By EMILY RABIN
When a woman in a developing country faces a health problem, it often has a ripple effect on her whole family. This was one of the topics that took center stage during a daylong conference at Stanford's Kresge Auditorium Jan. 29.
The event, "Preventive Health Care for Women: Global Attitudes & Access," was presented by Women's Health @ Stanford, a multidisciplinary initiative that facilitates women's health research, education and health care at Stanford.
"This conference is an excellent way to spark discussion and foster communica-tion when it comes to women's health issues," said Linda C. Giudice, MD, PhD, president of Women's Health @ Stanford.
The question, "Why focus on women's health as opposed to health in general" arose throughout the day. Answers ranged from the unique economic and social contributions of women in developing countries to problems of inequality and a relative absence of female voices in social and political power structures.
The first panel, "Global Implications of Women's Health," moderated by Philip Pizzo, dean of the School of Medicine, featured Victor R. Fuchs, PhD, the Henry J. Kaiser Jr. Professor Emeritus in the Department of Economics and the Department of Health Research and Policy, and Mary Ellen Stanton, senior reproductive health adviser, Bureau for Global Health for the U.S. Agency for International Development.
Panelists discussed how women's lack of access to quality health care disproportionately affects a developing society.
Women, Stanton said, "tend to be the primary food gatherers in many developing countries, yet health problems relating to pregnancy and fertility can significantly limit their productivity." In addition, mortality rates for children whose mothers die far outweigh those of children who lose their fathers, she said.
The high female-to-male ratio of the audience didn't escape Stanton who, while applauding male contributions in advancing awareness of women's health issues, called for greater involvement of men in advocacy and policy implementation.
Both panelists and Pizzo stressed the value of education in addressing women's health. "We're here to heighten awareness of women's health issues while focusing on the interface between research and education," Pizzo said.
Gaps between academic research and education, policymaking and effective implementation were also addressed.
"What can we do, researching issues in an academic setting, to effect real change for women in need of health care access worldwide?" asked Anne Firth Murray, founder of Global Fund for Women, during a panel she moderated titled "The Importance of Prevention for Women."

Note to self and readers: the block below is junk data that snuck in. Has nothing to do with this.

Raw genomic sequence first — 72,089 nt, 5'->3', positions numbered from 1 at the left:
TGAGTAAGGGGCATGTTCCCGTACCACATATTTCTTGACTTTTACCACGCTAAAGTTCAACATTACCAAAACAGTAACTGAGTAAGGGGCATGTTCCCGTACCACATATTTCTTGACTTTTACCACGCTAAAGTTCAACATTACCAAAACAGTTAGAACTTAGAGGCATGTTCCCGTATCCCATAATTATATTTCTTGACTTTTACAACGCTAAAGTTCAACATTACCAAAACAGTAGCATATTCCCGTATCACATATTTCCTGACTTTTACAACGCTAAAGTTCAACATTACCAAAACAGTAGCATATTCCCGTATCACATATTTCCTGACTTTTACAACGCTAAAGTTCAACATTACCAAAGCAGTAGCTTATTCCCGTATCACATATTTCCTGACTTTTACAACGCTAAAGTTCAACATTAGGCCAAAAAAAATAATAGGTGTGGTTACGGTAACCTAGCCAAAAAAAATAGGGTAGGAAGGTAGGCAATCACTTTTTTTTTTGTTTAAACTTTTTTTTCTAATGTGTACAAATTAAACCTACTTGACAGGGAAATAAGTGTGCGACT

The answer? "Not much," she said. Real solutions, Murray added, cannot be achieved without real changes in attitude from international policymakers to make room for the unique perspectives of women at the grass-roots level.
Panelist Joel Lamstein, president of World Education, a private organization focused on literacy programs, echoed Murray's sentiment. He noted that an increase in literacy rates for rural communities often results in improved leadership skills and better self-representation for women in those communities.
The final panel presentation explored improving women's access to preventive care. Phyllis Greenberger, president and CEO of the Society for Women's Health Research, discussed new preventive health legislation that has been introduced before the U.S. Congress.
Discussion topics included health care in Afghanistan, female genital mutilation (or "cutting") and the health care implications of hereditary factors in breast cancer.
An audience member raised the issue of the long-term effects of China's one-child policy. Fuchs maintained that fewer females in the society increased the social and economic value of each Chinese woman, while Murray pointed out that the gender imbalance has led to increased trafficking of women from India and rural southern China.
Susan J. Blumenthal, MD, assistant surgeon general and science adviser for the U.S. Department of Health and Human Services, delivered closing remarks, on future health issues facing American women in the 21st century.
Mary Ellen Stanton explains that the death of a mother disproportionately affects child mortality.
Stanford Report, February 6, 2002